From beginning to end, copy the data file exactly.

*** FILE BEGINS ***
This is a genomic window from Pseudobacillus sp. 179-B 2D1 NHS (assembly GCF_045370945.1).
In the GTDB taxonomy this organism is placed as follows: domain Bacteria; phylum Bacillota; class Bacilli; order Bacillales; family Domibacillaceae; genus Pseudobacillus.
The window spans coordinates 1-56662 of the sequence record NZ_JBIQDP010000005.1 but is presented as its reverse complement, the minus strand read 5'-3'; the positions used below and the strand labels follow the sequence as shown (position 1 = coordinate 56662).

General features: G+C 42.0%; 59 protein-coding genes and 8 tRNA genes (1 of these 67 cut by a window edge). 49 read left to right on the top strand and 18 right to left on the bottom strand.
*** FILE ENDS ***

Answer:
This is a genomic window from Pseudobacillus sp. 179-B 2D1 NHS (assembly GCF_045370945.1).
In the GTDB taxonomy this organism is placed as follows: domain Bacteria; phylum Bacillota; class Bacilli; order Bacillales; family Domibacillaceae; genus Pseudobacillus.
The window spans coordinates 1-56662 of the sequence record NZ_JBIQDP010000005.1 but is presented as its reverse complement, the minus strand read 5'-3'; the positions used below and the strand labels follow the sequence as shown (position 1 = coordinate 56662).

General features: G+C 42.0%; 59 protein-coding genes and 8 tRNA genes (1 of these 67 cut by a window edge). 49 read left to right on the top strand and 18 right to left on the bottom strand.